To give the skull a juicy, sort of ‘wet’ look, I like to spritz it with vodka and then quickly run a torch or flame over it.  The alcohol ignites and instantly burns off, leaving the chocolate just barely melted and shiny.  Don’t touch it after this step!  Your fingerprints will be all over it.  Pop it in the fridge to firm up for about 5 minutes.  Once it’s cool, it’ll be safe to touch again.

Set your skull aside and let’s work on the rest of this massive bastard, starting with the cake.

To make your own Inferno cake, you will need:

  • 3 Cups flour
  • 3 Cups sugar
  • 1 1/2 Cup dark cocoa powder
  • 1 Tablespoon baking soda
  • 1 1/2 teaspoon baking powder
  • 1 1/2 teaspoon salt
  • 4 eggs
  • 1 Cup buttermilk
  • 1/2 cup vegetable oil
  • 1 cup brewed espresso (can be substituted with 1 cup warm water and 2 Tablespoons espresso powder)
  • 2 teaspoons vanilla
  • 1/2 cup sour cream
  • 1/2 teaspoon chili powder
  • Black chocolate skull
  • Black candy melts
  • Yellow candy melts
  • Red candy melts

Start by preheating your oven to 350F/170C.  Mix together your dry ingredients.  In a separate bowl, mix together your wet ingredients.  Drizzle your wet ingredients over your dry and mix to combine.

Place into 2 greased and floured circular cake pans (I used 2 8″ pans) and bake for between 45-50 minutes.

While your cakes are cooking, it’s time to make your sugar flames.

For these you will need:

  • 2 cups sugar
  • 3/4 cup white corn syrup
  • 1 1/4 cup warm water
  • Cinnamon oil
  • Red food coloring
  • Yellow food coloring

In a large pot, combine together your sugar, corn syrup and warm water.  Simmer on medium and stir until all your sugar is dissolved.

Once all the sugar is dissolved, turn your heat up to medium-high and allow to reach 300F/148C.  DO NOT STIR YOUR SUGAR AT ALL WHILE THIS IS HAPPENING.  Just ignore it.  I mean, don’t totally ignore it…you don’t want it to boil over or anything…but just don’t touch it.  Leave it alone.

Once it reaches 300F/148C (the hard crack stage) turn off the heat and stir in your cinnamon oil and your yellow food coloring.  Be careful, it will bubble and steam as the cool oil hits the hot sugar.  Do not breathe in the steam…it will sear the nose hairs right out of your snot factory!

Using a ladle, spoon a small amount of liquid sugar onto a Silpat or silicone baking mat and drag out into a flame like shape.  Add a drop of red food coloring to the base of your flame shape and use a toothpick to swirl the color into the still liquid sugar.  Allow to cool for about 2 minutes.  By then the sugar should be just cool enough to touch. Carefully peel off of your Silpat and twist into flame shapes.  Set aside to fully cool and firm up.

Do this with the rest of your sugar until you have a good number of flames.

By now your cakes should be cool.  Carefully remove from their pans and level the tops off using a knife.  Save the scraps, you can use those to make cake pops like these.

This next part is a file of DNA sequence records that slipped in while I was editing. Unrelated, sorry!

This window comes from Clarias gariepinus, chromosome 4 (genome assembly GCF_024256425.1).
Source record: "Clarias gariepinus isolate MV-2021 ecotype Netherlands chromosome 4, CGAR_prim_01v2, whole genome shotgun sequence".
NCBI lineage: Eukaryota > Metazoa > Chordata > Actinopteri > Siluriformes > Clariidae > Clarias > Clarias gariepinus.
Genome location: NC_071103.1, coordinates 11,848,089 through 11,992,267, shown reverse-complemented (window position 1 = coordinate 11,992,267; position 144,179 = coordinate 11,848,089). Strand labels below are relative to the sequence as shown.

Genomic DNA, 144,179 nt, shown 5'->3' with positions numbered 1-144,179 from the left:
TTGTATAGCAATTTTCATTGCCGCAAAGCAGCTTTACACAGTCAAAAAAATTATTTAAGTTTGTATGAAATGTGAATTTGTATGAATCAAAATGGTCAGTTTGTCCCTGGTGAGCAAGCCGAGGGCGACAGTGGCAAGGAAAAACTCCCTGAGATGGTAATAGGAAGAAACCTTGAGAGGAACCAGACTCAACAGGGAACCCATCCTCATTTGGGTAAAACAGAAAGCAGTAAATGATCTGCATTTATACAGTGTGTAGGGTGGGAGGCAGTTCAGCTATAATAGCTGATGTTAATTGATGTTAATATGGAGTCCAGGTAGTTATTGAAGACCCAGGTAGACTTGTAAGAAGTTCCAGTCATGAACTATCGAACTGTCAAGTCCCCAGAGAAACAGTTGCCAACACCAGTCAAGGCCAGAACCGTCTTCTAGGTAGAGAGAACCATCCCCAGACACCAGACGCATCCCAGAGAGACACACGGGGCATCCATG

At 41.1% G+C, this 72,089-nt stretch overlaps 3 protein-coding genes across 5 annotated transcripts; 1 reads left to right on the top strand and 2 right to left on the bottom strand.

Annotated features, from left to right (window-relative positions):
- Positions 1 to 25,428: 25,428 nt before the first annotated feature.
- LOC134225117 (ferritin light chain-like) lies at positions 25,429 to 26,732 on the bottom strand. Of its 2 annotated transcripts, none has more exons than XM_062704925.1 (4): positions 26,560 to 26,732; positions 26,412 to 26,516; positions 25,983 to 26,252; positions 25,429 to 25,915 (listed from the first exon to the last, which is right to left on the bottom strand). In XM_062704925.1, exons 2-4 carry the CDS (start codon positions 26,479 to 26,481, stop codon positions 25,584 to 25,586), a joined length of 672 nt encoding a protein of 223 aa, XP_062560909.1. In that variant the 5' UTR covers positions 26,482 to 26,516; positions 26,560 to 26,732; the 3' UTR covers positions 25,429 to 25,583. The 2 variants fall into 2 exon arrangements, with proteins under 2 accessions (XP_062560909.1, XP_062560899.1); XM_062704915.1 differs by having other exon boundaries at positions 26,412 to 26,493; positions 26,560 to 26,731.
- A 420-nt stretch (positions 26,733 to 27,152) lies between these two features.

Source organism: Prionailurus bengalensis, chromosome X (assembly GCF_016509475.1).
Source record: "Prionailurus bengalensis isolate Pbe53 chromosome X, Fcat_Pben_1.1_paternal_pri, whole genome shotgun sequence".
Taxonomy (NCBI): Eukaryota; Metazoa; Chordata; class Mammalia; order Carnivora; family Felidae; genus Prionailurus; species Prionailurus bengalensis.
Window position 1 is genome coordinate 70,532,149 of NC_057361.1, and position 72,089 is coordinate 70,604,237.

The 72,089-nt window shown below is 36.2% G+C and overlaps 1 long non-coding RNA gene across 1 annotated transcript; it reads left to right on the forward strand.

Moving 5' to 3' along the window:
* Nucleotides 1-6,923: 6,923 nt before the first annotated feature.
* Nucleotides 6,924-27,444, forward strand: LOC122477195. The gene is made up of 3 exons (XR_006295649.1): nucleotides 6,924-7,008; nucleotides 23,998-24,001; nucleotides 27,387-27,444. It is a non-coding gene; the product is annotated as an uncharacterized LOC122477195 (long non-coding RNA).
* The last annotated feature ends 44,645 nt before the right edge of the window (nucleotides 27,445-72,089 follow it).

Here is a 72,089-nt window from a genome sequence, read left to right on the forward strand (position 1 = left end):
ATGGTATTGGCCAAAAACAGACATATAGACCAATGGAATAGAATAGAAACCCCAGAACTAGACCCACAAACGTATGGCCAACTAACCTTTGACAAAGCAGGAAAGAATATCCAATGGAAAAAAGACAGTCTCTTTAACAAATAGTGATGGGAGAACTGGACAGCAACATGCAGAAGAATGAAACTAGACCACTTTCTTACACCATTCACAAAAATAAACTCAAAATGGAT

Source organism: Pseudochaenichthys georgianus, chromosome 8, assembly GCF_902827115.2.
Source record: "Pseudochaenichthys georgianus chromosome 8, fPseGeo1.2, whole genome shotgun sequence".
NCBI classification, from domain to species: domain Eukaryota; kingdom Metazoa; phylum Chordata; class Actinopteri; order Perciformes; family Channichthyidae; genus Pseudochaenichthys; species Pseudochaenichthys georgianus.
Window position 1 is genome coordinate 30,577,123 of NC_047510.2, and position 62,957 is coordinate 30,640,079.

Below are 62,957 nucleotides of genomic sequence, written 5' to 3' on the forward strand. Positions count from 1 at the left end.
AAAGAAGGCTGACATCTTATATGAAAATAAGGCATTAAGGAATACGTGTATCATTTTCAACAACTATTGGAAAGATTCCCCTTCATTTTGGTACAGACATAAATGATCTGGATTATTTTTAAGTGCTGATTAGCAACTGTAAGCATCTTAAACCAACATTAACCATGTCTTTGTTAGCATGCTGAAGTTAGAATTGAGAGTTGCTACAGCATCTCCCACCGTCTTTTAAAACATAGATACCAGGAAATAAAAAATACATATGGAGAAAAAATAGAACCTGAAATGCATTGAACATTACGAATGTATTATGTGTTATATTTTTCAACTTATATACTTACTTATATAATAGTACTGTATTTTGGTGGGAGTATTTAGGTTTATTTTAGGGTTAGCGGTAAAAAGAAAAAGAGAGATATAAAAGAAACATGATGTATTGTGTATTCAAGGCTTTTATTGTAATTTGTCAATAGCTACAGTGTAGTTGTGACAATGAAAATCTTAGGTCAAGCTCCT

To make the buttercream icing you will need:

  • 2 sticks (1 cup) room temp salted butter
  • 5 cups powdered sugar
  • ½ cup whole milk (or cream if you really want to make it rich and thick)
  • 2-3 teaspoons vanilla extract
  • Red food coloring
  • Yellow food coloring

Sift your powdered sugar into the bowl of your mixer and then add in your softened butter and vanilla.  Whisk on high until fully incorporated.  Slowly add in the milk one tablespoon at a time until you achieve a thick, heavy frosting.

Divide your frosting into two bowls and color one bowl red and one bowl yellow.

Slather on a thick layer on top of one cake and gently set the second on top of that.

Next, layer scoops of your red and your yellow on both cakes, using your spreader to blend the colors along the edges like flames.

Next we’ll be creating the cracked lava surface of the cake.

To make this, you will need:

  • Black candy melts
  • Red candy melts
  • Yellow candy melts

Melt all three of your candy melts down until they’re smooth and liquid.  Pour your black candy melts out onto a parchment paper lined cookie sheet in a thin, flat layer and allow to cool.

When it’s cooled, crack the black candy melt sheet into smaller shards.

Gently press these shards all around the surface of your cake, using the buttercream frosting as your glue.  Try to fit the pieces together in such a way that they look almost as though they were once a solid piece.  Don’t worry, it doesn’t have to be perfect.

Take a toothpick or small paintbrush and drizzle your red and yellow candy melts along the edges of your black shards just like you did with the black skull in the steps above.  This will give them the appearance of being molten.  If you’re planning on using a light beneath your skull to give the appearance of fire, I suggest hollowing out a small depression in the center of your cake and dropping the light in there.

Now let’s start assembling the whole cake!

Place your black chocolate skull on the top of your cake.

Once you get your skull positioned, start pressing your sugar flames into the surface of your cake.

This part is completely open to your own interpretation of inferno.  Use as many or as few flames as you like.  Here is a short time-lapse video of me adding on my sugar flames.

Once you’re done with the placement of your skull and your sugar flames, step back and bask in the glow of your damn(ed) good Inferno cake!

Bone appetite!

Speaking of Damned good, why not swing by my Facebook page?  We’re doing a giveaway for two damned good books signed by the bestselling horror author Ron Chapman right now!

Like what you see?  Want to see more?  Help me keep making my disgusting creations by visiting my Patreon page.

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THIS WORK IS LICENSED UNDER A Creative Commons Attribution-NonCommercial, No-Derivatives 2.5 International License.  You’re welcome to make anything and everything showcased on the Necro Nom-nom-nomicon, but may not do it for commercial or financial gain.  You may not copy, distribute or modify these recipes in any way without express written permission from the Necro Nom-nom-nomicon.  No recipe, tutorial or project may be used for commercial or profit use.